Right now seems to be a great time, according to Jonathan Harpe, manager at Charleston Angler, with both Spanish and blues schooling in Charleston Harbor as well as the shipping channel.
"We've been catching both species with spinning rods and using Got-Cha plugs," Harpe said. "They look like a small baitfish and are a real durable artificial bait. Not to mention they tend to cut down on the short strikes, which will help you land more fish, too."
The fish have been schooled together in the harbor but have been more separated in the shipping channel, Harpe said.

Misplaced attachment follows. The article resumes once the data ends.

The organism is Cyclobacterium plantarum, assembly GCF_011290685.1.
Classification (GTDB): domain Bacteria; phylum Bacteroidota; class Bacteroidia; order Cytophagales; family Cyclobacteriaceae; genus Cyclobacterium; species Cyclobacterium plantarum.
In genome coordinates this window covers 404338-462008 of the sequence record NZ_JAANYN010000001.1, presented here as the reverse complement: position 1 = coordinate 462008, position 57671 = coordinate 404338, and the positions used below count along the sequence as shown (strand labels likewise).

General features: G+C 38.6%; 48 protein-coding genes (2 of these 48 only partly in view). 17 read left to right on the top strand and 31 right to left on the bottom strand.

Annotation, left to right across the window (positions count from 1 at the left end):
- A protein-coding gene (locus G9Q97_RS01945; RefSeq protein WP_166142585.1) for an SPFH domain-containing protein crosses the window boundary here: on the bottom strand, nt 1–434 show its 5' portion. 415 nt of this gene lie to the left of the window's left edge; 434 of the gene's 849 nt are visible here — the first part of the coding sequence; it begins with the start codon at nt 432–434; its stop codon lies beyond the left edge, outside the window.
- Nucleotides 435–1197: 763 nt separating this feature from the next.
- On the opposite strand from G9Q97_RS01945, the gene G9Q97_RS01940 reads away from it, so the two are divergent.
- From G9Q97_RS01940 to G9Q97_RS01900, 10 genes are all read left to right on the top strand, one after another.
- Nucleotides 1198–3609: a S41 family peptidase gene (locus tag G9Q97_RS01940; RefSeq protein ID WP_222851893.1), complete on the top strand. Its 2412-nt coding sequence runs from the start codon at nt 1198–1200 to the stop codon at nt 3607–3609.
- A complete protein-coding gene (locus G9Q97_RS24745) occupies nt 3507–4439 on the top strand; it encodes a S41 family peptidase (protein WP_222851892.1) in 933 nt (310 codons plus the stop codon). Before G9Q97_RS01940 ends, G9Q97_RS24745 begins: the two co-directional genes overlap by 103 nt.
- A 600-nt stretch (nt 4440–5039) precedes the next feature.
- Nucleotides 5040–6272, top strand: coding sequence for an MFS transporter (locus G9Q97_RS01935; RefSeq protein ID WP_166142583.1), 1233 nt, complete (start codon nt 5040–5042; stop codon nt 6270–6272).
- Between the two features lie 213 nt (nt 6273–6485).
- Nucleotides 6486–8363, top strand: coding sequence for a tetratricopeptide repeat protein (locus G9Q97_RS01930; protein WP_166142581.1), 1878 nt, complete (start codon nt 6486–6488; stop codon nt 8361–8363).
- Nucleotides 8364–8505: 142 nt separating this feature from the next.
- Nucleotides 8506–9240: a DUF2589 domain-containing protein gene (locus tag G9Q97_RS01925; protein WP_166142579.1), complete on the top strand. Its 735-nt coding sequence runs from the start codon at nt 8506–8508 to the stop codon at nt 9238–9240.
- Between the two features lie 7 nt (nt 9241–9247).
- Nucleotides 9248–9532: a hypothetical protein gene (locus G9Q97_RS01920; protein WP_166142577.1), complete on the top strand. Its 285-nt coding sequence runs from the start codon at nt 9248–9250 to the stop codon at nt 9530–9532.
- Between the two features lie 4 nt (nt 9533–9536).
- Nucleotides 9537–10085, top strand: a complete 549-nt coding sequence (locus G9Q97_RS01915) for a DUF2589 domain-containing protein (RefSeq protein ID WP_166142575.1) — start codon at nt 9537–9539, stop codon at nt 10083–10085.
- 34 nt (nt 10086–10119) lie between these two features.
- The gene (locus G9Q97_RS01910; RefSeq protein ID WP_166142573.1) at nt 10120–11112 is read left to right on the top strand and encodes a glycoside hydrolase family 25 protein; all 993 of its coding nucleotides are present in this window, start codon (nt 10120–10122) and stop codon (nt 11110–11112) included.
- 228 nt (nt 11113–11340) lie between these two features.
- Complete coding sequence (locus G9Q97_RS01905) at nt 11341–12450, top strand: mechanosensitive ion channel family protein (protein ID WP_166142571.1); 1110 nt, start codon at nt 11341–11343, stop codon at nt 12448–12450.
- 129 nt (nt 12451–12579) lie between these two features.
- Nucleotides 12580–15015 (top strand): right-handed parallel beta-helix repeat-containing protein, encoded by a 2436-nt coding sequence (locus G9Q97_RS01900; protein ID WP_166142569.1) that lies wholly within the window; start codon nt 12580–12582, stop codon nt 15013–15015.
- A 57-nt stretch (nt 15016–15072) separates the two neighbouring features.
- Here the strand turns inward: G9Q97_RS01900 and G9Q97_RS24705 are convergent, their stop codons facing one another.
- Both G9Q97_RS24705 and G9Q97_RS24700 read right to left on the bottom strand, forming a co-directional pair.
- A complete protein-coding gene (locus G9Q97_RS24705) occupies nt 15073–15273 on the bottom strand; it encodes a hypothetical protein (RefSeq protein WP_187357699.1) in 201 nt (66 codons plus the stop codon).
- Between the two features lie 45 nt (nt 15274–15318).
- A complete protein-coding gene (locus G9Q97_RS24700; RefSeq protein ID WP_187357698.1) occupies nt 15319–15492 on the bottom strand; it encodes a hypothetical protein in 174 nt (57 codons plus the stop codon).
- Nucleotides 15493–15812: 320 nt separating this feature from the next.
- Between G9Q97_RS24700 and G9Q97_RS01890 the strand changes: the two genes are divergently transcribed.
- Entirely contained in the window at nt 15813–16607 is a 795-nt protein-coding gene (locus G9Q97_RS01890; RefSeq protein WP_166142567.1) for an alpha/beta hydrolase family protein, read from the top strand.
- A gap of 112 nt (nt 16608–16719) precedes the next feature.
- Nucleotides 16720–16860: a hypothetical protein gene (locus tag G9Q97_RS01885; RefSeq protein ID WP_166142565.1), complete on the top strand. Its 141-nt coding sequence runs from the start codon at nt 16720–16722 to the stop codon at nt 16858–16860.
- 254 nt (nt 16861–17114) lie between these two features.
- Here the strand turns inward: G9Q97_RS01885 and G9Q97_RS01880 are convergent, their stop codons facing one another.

Tackle is the basic inshore setup: a 6-foot-6 to 7-foot, medium-action rod topped with a 3000 series reel and braided 15- to 20-pound test line. If trolling is more to your liking, Harpe suggests using silver Clark Spoons.
"They're ranging from 16 to 23 inches in size, and if you find them schooling, it's not uncommon to catch 40 or 50," Harpe said. "Basically you can stick with them and catch them as long as you feel like it."
To find the fish all you have to do is look up. If you find the birds diving on bait fish, that's where you'll find the Spanish and blues, too.
Best times to land a limit is also the same as inshore: early in the morning and late in the evening. Harpe suggests checking out the shipping channel, Castle Pinkney and Drum Island for your best chances of finding a school or two.